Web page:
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    Reviews — Seismic Cry Baby Review

    Seismic Cry Baby (80a vs 88a) Wheel Review

    Seismic Cry Baby Review (80a vs 88a)



    Yellow 80a test setup:
    Omen Sugar Kick
    Newton Trucks
    Zealous Bearings

    Blue 88a test setup:
    Pantheon Gaia
    Buck Trucks
    Dirty Bearings

    First Impressions:

    With pastel colors and cartoon baby diaper graphics, Seismic doesn't seem to feel the need to force your respect for this wheel. I like that...let the performance speak for itself. Beyond that, the wheels were well formed...if there were a few bubbles they didn't seem to be in places that would cause problems. Plus, I like that I can tell other skaters the 88a version are my "Baby Blues" and then wink at them and do kissy face (it makes them skate faster). The one concern I had was that the mold release seemed slick and even a little sticky...gimmicky or not, I've grown accustomed to stone ground freeride wheels and wondered how this might affect the breaking in period.

    Riding Experiences:

    Ok so...first slide in, and I was already proved wrong. I'm ok with that, we're all the victim of good marketing from time to time. Though one could definitely argue that the mold release was pretty sticky, because after just one slide it had already stuck to the ground in thick lines of thane. Both duros broke in quickly, the 88a settled into the pavement a little later than the 80a...but still a one-run break in either way.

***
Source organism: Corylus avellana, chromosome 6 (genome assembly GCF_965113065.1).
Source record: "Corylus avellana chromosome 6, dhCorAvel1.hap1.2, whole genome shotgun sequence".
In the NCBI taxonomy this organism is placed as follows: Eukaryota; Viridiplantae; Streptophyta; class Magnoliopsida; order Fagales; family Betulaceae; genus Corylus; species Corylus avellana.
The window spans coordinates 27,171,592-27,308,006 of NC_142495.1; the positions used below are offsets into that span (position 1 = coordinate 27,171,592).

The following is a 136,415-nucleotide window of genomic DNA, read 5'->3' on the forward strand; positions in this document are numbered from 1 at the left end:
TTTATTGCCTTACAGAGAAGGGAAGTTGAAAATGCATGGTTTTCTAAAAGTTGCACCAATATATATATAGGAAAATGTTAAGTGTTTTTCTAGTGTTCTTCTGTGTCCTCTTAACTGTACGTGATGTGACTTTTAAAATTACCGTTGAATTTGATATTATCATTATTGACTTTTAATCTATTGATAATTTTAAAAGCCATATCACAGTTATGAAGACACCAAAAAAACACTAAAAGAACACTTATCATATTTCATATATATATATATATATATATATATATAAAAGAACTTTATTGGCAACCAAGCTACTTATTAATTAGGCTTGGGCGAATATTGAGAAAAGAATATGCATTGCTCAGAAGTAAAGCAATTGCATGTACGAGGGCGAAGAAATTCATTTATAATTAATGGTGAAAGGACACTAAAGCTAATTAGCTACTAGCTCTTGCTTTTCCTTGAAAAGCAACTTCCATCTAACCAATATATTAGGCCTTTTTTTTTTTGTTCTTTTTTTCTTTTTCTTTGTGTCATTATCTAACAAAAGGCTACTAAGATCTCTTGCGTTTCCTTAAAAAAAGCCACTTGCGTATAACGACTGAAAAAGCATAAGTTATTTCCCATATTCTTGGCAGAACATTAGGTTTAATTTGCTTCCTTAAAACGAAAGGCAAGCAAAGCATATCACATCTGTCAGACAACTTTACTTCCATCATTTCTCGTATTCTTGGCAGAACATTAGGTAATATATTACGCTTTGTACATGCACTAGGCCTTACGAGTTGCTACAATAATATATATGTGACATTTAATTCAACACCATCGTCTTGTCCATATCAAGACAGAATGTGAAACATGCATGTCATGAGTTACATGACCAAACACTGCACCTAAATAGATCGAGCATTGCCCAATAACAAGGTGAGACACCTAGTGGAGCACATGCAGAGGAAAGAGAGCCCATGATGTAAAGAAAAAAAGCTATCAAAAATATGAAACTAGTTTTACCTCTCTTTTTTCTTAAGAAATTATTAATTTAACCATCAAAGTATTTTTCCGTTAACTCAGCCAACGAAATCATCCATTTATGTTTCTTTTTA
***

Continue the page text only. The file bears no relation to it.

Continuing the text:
Yellow Seismic Cry Baby 80a:



    The yellows are really smooth and slide like green olive hummus. Hmm...maybe that's a bad analogy, not everyone likes hummus. How about this: remember when you were little and you dropped Play-dough on the sidewalk, and when your mom told you to clean it up you just smeared it with your new shoes instead? Yea...That's a WAY better analogy. It's kind of exactly like that.


    Blue Seismic Cry Baby 88a:



    The blues are a little different; the hardness is more apparent than some other 88a wheels I've tried. They roll like skateboard wheels on rough surfaces but tend to go a little faster on smoother ground. Couple that with an icy slide that feels like sidewalk chalk and you have a wheel that's begging for some concrete. More advanced riders might embrace the techy feel this wheel gets on the hill...but when riders of all levels ask if there's a wheel that slides well in parking garages or ditches, I immediately tell them all about my baby blues.

    Wear?

    Like the slide characteristics, the wear also changed drastically with the durometer. The yellow wheels are like performance mids. They last a little longer than you'd expect and wear more consistently, but at the end of the day, they still dump thane. You can't have it both ways. On the other hand, the blue version lasts a bit longer but still leaves nice lines on the hill. In a parking garage, you'll feel them thane, but won't see lines...instead your trucks will be covered in dust at the end of a good session. Either way it has quite a bit more longevity compared to its softer brother/sister.

    Criticisms:

    It's hard to complain about these wheels without sounding silly, but I'm going to do it anyway...they aren't for speed. Neither version has a crazy good roll speed and your brand new wheels will break in the second you even try to grip a corner. The yellow version don't last long and while I don't mind saying that the blue version are probably the best wheels you can use in a parking garage...I can also admit how limited of a need that is. So unless you live in Florida or Albuquerque you might not even need to worry about a concrete-specific setup.

    You can get your Seismic Cry Babies here.

    Review by The Longboard Critic Jonathan King